The Guardian’s Anna Pickard issues a rousing endorsement of online friendships on Comment is Free:
The friends I’ve made online – from blogging in particular, be they other bloggers or commenters on this or my own site – are the best friends I now have. And yet, when I say this to people, many times they’ll look at me like I’m a social failure; and when surveys like this are reported, it’s always with a slight air of being the “It’s a crazy, crazy, crazy world!” item last thing on the news. Some portions of my family still refer to my partner of six years as my “Internet Boyfriend”.
Call me naive, but far from being the bottomless repository of oddballs and potential serial killers, the internet is full of lively minded, like-minded engaging people – for the first time in history we’re lucky enough to choose friends not by location or luck, but pinpoint perfect friends by rounding up people with amazingly similar interests, matching politics, senses of humour, passionate feelings about the most infinitesimally tiny hobby communities. The friends I have now might be spread wide, geographically, but I’m closer to them than anyone I went to school with, by about a million miles.
For me, and people like me who might be a little shy or socially awkward – and there are plenty of us about – moving conversations and friendships from the net to a coffee shop table or the bar stool is a much more organic, normal process than people who spend less time online might expect.
Depending on the root of the friendship, on where the conversation started, the benefit is clear – you cut out the tedium of small talk. What could be better?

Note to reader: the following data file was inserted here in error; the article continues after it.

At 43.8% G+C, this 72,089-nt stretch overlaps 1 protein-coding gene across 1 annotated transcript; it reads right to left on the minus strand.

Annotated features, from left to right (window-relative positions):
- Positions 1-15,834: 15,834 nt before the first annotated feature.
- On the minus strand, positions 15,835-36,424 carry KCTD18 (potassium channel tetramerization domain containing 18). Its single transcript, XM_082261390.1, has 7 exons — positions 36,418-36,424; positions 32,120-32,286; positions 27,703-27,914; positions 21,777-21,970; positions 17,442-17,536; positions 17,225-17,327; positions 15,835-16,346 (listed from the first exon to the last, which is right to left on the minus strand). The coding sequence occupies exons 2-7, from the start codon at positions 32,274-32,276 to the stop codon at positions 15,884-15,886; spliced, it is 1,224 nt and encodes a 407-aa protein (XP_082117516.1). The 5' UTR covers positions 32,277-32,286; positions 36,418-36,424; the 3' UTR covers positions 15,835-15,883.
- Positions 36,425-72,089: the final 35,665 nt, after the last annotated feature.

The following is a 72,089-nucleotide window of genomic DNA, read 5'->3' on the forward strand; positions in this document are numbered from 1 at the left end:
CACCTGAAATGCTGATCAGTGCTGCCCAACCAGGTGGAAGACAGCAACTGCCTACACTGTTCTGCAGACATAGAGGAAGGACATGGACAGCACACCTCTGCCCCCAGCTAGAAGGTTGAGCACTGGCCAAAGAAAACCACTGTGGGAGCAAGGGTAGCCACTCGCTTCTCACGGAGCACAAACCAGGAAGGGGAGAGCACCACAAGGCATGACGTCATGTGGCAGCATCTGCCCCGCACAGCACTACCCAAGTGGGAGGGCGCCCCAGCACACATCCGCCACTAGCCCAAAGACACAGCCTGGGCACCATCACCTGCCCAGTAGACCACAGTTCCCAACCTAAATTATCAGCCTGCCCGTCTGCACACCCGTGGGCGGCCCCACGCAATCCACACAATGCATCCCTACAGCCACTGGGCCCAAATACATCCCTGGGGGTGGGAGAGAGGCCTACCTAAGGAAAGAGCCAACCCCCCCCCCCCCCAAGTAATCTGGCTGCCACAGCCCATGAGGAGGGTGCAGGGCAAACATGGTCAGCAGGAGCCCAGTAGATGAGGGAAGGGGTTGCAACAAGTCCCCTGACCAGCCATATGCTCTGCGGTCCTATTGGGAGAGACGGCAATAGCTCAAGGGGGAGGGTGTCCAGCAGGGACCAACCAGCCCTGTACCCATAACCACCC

See also Leisa Reichelt’s seminal post on ambient intimacy. And also my column in the Guardian on how constant connection will change the nature of friendship. And here’s what I said in the last chapter of my book on the larger impact of Google and the internet:
I believe young people today—Generation Google—will have an evolving understanding and experience of friendship as the internet will not let them lose touch with the people in their lives. Google will keep them connected. . . .
Thanks to our connection machine, they will stay linked, likely for the rest of their lives. With their blogs, MySpace pages, Flickr photos, YouTube videos, Seesmic conversations, Twitter feeds, and all the means for sharing their lives yet to be invented, they will leave lifelong Google tracks that will make it easier to find them. Alloy, a marketing firm, reported in 2007 that 96 percent of teens and tweens used social networks—they are essentially universal—and so even if one tie is severed, young people will still be linked to friends of friends via Facebook, never more than a degree or two apart.
I believe this lasting connectedness can improve the nature of friendship and how we treat each other. It will no longer be easy to escape our pasts, to act like cads and run away. We will behave with this knowledge in the present. More threads will tie more of us together longer than in any time since the bygone days when we lived all our lives in small towns.
Today, our circles of friends will grow only larger. Does this abundance of friendship make each relationship shallower? I don’t think so. Friendship finds its natural water level—we know our capacity for relationships and stick closest to those we like best. The so-called Dunbar rule says we end up with 150 friends. I think that could grow. But remember the key insight that made Facebook such a success: It brought real names and real relationships to the internet. It’s about good friends.
I just asked Anna to be my Facebook friend.